Ever since the start of the Ukraine-Russia conflict, various countries have imposed bans and sanctions against Russia. Some companies even went on to completely sever ties with the nation due to their military operations in Ukraine. Among those are several automakers that pulled out their businesses in Russia.
One of those automakers that recently made the difficult decision is Renault. Just recently, the French automaker announced that they will sell 100% of Renault Group's shares in Renault Russia to the Moscow City entity. Moreover, the company will also sell its 67.69% interest in AVTOMAZ to NAMI, the Central Research and Development Automobile and Engine Institute of Russia.
“Today, we have taken a difficult but necessary decision; and we are making a responsible choice towards our 45,000 employees in Russia, while preserving the Group's performance and our ability to return to the country in the future, in a different context. I am confident in the Renault Group's ability to further accelerate its transformation and exceed its mid-term targets,” said Luca de Meo, CEO of Renault Group.
But just how much did the company have to sell its shares in Renault Russia and its stake in AVTOVAZ? In a report by Reuters, two sources familiar with the matter said that both the shares and stake were sold for a symbolic one rouble (or USD 0.016) each.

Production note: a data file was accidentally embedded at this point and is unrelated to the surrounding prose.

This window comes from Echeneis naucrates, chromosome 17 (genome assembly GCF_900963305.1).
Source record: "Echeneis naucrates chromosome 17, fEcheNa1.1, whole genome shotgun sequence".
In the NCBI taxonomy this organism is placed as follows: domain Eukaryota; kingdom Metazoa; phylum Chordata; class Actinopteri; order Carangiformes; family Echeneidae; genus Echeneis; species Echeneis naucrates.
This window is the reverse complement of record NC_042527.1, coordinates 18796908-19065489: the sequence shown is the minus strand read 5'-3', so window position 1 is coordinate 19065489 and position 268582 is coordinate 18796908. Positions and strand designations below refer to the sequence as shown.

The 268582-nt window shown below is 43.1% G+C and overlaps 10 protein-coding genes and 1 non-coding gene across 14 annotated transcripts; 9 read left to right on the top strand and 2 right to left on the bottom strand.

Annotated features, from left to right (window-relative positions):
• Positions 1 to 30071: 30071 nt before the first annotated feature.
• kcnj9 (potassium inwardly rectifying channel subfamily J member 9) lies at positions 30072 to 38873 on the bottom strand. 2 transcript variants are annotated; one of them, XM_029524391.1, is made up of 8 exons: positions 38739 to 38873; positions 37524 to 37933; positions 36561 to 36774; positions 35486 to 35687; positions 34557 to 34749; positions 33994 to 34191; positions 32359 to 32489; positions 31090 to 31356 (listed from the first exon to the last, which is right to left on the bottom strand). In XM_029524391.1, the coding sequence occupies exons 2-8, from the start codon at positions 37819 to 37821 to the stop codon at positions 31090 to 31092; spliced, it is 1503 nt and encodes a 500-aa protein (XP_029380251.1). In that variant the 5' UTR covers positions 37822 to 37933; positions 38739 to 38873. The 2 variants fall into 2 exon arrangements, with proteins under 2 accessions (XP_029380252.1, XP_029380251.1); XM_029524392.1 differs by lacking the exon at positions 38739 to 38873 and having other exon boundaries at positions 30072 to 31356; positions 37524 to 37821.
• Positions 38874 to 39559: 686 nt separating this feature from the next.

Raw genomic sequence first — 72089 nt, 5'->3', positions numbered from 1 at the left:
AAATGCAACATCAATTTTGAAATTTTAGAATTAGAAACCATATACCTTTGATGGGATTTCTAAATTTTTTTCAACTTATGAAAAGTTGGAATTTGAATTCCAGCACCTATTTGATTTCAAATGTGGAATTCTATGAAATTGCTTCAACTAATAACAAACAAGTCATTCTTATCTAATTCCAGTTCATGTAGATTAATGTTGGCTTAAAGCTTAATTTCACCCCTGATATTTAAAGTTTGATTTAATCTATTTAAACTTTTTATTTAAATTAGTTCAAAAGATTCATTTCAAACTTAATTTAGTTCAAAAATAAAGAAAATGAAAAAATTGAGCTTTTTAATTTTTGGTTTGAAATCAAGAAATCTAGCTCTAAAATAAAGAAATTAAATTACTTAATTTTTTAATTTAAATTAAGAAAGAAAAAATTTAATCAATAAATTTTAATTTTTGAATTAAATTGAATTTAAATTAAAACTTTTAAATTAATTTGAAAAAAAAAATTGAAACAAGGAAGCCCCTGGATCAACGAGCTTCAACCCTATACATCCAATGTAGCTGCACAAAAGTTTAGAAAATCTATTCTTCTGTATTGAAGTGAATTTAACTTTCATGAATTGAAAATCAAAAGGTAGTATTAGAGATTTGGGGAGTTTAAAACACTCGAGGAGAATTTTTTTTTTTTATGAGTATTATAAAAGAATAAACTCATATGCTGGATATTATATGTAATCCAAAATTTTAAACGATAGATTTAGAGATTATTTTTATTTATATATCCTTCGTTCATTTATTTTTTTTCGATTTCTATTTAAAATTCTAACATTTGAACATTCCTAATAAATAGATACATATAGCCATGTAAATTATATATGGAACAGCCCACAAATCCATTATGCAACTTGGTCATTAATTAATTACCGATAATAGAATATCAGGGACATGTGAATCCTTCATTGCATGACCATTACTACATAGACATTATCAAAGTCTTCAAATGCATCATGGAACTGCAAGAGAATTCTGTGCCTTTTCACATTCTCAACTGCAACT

Renault also confirmed that a non-cash writedown of EUR 2.195 million has been written in order to reflect the potential costs of suspending operations in the country. These include consolidated intangible assets, property, plant and equipment, and goodwill of the Group in Russia.
As for the Moscow factory and its 45,000 employees, Moscow Mayor Sergei Sobyanin said that in order to preserve thousands of jobs, the Renault plant in the city would be used to restart production of the Soviet-era Moskvich auto brand. On the other hand, the AVTOVAZ factory at Togliatti may produce Renault Duster cars under the Lada brand.
Sobyanin added that Moscow is already working with truck maker Kamaz and Russia's Industry and Trade Ministry to localize as much vehicle component production in the country as possible. Production at the former Renault plant is expected to start later this year while the plant will reportedly be renamed “Moscow Automobile Factory Moskvich”.
With the French automaker selling Renault Russia and its stake at AVTOVAZ, can they still go back after the conflict has been resolved? Yes, they can as Renault has a six-year option of buying it back, leaving the door open for the automaker's return to the country.
We're more curious, however, with Moscow's plan to revive the Moskvich auto brand that has been dead for around two decades. Will we see modern examples of such cars as the 1500 SL? We'll find out once production begins this year.